Perhaps you work at a company that promotes fitness programs and team participation activities.
You use a wheelchair, and your supervisor has not made any attempt to include you in such activities. Is this disability discrimination?
Protection under the law
Laws such as the Americans with Disabilities Act and the Rehabilitation Act protect the rights of people with disabilities. Under the law, an employer must provide “reasonable accommodation” for a disabled employee unless doing so would cause the company “undue hardship.” This means that to do your job, you must have wheelchair access to all points of the employer’s property, both inside and out. Your employer may have complied with this requirement, but what about access to company programs and activities?
Touching all aspects
It is unlawful for your employer to discriminate against you in any aspect of employment. This includes hiring and firing, job assignments, promotions, training, pay, fringe benefits and any other kind of condition or employment term.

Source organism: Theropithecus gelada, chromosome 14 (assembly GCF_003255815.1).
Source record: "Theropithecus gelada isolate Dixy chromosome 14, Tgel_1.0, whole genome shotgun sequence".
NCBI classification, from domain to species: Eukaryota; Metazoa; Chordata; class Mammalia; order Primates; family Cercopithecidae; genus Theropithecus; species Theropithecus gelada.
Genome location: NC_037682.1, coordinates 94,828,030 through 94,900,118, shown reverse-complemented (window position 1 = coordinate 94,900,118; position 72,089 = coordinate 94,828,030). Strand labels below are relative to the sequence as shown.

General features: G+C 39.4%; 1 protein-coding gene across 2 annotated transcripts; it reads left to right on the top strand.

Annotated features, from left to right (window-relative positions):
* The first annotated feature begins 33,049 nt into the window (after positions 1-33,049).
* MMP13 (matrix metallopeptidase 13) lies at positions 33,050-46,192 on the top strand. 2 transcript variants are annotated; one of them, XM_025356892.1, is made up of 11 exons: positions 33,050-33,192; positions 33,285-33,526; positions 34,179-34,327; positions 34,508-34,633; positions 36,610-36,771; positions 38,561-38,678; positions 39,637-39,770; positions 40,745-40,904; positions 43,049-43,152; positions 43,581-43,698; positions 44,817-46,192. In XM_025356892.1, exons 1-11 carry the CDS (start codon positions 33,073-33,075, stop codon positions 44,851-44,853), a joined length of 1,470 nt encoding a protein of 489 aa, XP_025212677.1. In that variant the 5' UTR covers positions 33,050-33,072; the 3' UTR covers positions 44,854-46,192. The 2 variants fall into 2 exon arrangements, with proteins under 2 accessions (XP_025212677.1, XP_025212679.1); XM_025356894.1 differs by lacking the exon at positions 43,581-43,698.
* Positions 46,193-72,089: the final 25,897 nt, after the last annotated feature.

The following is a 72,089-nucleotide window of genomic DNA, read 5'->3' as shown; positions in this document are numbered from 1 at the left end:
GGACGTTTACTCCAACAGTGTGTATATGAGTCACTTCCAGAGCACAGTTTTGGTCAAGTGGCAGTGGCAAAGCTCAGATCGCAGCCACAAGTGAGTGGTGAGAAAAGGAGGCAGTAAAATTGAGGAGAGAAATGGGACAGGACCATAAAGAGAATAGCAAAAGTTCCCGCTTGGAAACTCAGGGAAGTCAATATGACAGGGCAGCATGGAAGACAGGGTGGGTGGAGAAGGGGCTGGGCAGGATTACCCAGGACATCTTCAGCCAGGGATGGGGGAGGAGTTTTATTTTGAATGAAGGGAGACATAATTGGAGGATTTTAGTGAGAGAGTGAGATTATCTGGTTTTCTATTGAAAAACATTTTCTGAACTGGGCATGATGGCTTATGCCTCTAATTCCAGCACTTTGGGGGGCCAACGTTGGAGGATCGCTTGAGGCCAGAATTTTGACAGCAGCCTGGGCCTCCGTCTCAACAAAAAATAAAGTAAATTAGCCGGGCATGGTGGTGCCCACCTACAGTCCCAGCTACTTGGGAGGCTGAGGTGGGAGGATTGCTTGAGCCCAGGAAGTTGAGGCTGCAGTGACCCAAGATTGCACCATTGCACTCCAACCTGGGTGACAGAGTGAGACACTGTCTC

Responsibilities under the ADA
The Americans With Disabilities Act prohibits qualified businesses from treating an employee less favorably because he or she has a disability. Here are some examples of what your employer may not do with regard to your disability:
- Exclude you from a program or activity because of your disability
- Deny you an opportunity given to others to participate in a particular activity
- Offer a service or benefit to you as a disabled person that is not as effective as one afforded to others
- Fail to ensure that company programs and activities are accessible to you
- Fail to provide auxiliary aids that would afford you equal opportunity to participate in a program or activity
- Fail to provide a procedure to lodge complaints of disability discrimination in company programs or activities
Many times, an employer will try to make a case about undue hardship to get around the requirement of reasonable accommodation for a disabled employee. You have every right to participate in a company program or team activity. If your supervisor is not open to discussion about this matter and you feel you are a victim of discrimination, it may be time for you to explore your legal options.